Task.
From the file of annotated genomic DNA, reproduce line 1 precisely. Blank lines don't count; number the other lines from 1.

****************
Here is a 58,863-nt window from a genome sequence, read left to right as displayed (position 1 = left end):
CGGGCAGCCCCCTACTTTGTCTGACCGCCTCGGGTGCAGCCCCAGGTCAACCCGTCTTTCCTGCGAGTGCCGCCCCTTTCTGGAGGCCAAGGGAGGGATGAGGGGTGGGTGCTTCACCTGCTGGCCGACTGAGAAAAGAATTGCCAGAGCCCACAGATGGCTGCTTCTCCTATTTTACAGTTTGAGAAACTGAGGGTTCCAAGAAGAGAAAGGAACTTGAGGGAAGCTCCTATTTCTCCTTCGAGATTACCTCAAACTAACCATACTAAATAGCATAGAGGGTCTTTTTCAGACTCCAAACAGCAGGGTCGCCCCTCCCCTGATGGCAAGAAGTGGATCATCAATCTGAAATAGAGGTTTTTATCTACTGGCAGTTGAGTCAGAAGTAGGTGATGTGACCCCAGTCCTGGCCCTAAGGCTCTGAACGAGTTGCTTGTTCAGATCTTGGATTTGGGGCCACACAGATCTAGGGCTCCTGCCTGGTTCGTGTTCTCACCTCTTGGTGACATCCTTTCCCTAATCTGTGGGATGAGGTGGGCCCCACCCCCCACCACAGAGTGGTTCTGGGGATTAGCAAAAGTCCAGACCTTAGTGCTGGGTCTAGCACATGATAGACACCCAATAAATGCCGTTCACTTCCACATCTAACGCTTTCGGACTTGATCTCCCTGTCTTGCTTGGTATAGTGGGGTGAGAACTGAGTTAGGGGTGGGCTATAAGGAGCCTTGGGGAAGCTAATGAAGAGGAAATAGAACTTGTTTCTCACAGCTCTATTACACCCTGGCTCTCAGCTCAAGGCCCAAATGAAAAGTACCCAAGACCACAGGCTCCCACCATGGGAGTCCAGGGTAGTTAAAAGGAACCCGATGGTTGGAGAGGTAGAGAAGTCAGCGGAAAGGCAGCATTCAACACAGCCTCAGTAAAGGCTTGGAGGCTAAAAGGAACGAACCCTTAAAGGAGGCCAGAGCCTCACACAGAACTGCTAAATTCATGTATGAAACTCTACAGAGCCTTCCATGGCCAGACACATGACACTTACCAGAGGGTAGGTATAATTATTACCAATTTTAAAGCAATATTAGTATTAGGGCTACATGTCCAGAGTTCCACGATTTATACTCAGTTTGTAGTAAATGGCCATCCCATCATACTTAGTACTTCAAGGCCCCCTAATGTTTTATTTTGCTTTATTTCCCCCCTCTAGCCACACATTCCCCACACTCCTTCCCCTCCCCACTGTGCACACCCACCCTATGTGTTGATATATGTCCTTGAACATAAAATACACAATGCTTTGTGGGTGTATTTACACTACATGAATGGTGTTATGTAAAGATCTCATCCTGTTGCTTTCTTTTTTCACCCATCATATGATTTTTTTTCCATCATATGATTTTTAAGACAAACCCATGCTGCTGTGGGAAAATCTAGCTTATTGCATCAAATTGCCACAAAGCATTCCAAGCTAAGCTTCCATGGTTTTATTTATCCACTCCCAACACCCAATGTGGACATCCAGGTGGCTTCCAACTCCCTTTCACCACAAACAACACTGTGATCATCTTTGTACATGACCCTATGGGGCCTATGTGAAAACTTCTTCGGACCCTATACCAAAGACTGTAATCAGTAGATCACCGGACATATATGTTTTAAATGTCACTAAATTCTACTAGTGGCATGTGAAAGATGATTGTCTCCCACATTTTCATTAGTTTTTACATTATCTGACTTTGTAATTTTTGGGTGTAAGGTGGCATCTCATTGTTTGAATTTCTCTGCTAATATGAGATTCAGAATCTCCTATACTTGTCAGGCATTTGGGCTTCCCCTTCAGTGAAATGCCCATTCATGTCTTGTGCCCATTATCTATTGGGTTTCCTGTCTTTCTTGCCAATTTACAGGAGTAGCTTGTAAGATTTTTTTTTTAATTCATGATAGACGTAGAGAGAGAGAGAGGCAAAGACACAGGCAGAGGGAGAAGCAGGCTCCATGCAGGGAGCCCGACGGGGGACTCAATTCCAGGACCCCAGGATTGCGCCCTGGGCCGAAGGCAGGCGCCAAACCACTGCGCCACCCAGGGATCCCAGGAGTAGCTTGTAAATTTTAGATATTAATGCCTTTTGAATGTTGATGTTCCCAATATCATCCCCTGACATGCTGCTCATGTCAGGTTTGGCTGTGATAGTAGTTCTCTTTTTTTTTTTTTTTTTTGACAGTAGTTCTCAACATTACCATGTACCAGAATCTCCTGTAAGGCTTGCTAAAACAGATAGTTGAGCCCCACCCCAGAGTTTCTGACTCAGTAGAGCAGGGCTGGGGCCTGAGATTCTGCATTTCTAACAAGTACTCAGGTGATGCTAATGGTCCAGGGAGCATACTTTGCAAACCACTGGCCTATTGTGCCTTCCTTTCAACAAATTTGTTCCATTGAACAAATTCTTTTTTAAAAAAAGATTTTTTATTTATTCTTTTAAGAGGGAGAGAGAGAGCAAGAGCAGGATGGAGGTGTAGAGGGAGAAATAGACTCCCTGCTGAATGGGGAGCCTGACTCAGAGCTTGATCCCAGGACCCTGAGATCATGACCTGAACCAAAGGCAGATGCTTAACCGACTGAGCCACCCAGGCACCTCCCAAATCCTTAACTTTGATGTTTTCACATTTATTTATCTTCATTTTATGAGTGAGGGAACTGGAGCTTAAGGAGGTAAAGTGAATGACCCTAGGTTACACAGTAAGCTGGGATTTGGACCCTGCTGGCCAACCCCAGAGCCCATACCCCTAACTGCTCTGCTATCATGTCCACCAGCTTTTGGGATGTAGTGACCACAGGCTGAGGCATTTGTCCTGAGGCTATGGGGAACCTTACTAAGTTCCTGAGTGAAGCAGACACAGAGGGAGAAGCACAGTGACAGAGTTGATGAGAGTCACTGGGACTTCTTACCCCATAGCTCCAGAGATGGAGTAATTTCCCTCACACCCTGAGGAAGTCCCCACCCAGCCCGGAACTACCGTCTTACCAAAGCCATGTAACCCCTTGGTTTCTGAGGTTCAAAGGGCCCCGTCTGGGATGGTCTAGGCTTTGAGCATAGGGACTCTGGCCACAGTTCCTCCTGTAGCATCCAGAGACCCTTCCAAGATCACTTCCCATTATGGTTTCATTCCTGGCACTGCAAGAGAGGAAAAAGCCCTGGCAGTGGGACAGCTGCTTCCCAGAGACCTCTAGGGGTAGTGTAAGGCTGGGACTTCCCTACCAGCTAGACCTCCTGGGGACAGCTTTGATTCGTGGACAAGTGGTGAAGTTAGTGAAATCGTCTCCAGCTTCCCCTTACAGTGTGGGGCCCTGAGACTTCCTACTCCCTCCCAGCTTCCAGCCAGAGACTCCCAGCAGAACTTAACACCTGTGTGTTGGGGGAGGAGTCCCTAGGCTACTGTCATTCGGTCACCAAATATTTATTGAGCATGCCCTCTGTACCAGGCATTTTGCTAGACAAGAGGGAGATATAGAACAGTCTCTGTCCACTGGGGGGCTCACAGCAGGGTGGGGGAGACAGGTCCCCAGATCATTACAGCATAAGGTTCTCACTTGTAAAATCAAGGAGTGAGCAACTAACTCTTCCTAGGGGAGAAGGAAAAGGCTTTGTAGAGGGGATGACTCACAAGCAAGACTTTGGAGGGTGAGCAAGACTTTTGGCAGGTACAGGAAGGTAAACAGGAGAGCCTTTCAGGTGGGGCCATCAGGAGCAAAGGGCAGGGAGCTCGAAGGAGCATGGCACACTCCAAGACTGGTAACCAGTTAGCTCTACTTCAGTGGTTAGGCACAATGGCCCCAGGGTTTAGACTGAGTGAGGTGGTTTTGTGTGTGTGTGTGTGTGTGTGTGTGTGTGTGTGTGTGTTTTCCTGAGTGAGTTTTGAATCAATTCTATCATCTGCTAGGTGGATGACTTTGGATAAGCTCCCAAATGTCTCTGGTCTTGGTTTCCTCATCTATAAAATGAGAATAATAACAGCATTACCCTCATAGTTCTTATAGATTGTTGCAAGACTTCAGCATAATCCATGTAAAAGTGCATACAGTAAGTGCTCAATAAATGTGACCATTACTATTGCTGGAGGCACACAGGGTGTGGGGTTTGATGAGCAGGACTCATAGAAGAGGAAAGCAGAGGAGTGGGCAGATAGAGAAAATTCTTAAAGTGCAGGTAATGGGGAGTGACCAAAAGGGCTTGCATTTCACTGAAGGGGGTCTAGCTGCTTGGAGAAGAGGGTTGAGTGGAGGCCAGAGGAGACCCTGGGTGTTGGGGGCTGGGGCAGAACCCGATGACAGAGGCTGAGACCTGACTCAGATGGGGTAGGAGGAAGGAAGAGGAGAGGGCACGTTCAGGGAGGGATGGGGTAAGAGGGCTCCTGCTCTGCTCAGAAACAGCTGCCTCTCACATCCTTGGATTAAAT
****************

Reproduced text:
Here is a 58,863-nt window from a genome sequence, read left to right as displayed (position 1 = left end):